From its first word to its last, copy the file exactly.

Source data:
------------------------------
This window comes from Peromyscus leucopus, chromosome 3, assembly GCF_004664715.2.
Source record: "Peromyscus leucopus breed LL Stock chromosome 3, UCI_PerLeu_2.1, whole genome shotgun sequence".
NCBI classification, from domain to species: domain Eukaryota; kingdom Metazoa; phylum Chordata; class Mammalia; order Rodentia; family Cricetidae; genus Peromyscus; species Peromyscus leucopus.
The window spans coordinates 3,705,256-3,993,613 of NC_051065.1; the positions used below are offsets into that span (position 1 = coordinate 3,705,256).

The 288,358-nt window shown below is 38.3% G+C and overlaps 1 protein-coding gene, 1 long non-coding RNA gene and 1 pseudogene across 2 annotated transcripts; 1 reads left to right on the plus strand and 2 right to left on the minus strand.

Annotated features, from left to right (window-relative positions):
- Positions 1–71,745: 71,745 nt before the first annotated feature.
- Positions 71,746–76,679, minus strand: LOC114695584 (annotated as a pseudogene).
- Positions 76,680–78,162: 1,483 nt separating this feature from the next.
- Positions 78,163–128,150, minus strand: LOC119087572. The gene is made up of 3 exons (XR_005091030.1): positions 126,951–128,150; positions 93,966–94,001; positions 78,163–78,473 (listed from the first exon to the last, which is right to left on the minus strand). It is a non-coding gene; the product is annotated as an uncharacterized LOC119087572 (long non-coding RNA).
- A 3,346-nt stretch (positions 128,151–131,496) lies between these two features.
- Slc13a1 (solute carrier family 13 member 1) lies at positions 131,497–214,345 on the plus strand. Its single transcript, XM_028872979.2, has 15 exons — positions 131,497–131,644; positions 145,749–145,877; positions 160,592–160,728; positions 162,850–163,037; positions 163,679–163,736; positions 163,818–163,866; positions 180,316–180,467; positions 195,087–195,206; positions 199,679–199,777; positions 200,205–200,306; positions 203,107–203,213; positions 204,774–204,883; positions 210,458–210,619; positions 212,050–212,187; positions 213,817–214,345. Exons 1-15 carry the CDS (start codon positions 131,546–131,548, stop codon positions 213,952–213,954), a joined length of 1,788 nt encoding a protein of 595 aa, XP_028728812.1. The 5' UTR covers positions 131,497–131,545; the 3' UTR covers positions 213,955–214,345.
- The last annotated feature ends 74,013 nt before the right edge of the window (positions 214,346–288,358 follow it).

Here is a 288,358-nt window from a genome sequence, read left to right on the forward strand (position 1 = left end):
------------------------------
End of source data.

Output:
This window comes from Peromyscus leucopus, chromosome 3, assembly GCF_004664715.2.
Source record: "Peromyscus leucopus breed LL Stock chromosome 3, UCI_PerLeu_2.1, whole genome shotgun sequence".
NCBI classification, from domain to species: domain Eukaryota; kingdom Metazoa; phylum Chordata; class Mammalia; order Rodentia; family Cricetidae; genus Peromyscus; species Peromyscus leucopus.
The window spans coordinates 3,705,256-3,993,613 of NC_051065.1; the positions used below are offsets into that span (position 1 = coordinate 3,705,256).

The 288,358-nt window shown below is 38.3% G+C and overlaps 1 protein-coding gene, 1 long non-coding RNA gene and 1 pseudogene across 2 annotated transcripts; 1 reads left to right on the plus strand and 2 right to left on the minus strand.

Annotated features, from left to right (window-relative positions):
- Positions 1–71,745: 71,745 nt before the first annotated feature.
- Positions 71,746–76,679, minus strand: LOC114695584 (annotated as a pseudogene).
- Positions 76,680–78,162: 1,483 nt separating this feature from the next.
- Positions 78,163–128,150, minus strand: LOC119087572. The gene is made up of 3 exons (XR_005091030.1): positions 126,951–128,150; positions 93,966–94,001; positions 78,163–78,473 (listed from the first exon to the last, which is right to left on the minus strand). It is a non-coding gene; the product is annotated as an uncharacterized LOC119087572 (long non-coding RNA).
- A 3,346-nt stretch (positions 128,151–131,496) lies between these two features.
- Slc13a1 (solute carrier family 13 member 1) lies at positions 131,497–214,345 on the plus strand. Its single transcript, XM_028872979.2, has 15 exons — positions 131,497–131,644; positions 145,749–145,877; positions 160,592–160,728; positions 162,850–163,037; positions 163,679–163,736; positions 163,818–163,866; positions 180,316–180,467; positions 195,087–195,206; positions 199,679–199,777; positions 200,205–200,306; positions 203,107–203,213; positions 204,774–204,883; positions 210,458–210,619; positions 212,050–212,187; positions 213,817–214,345. Exons 1-15 carry the CDS (start codon positions 131,546–131,548, stop codon positions 213,952–213,954), a joined length of 1,788 nt encoding a protein of 595 aa, XP_028728812.1. The 5' UTR covers positions 131,497–131,545; the 3' UTR covers positions 213,955–214,345.
- The last annotated feature ends 74,013 nt before the right edge of the window (positions 214,346–288,358 follow it).

Here is a 288,358-nt window from a genome sequence, read left to right on the forward strand (position 1 = left end):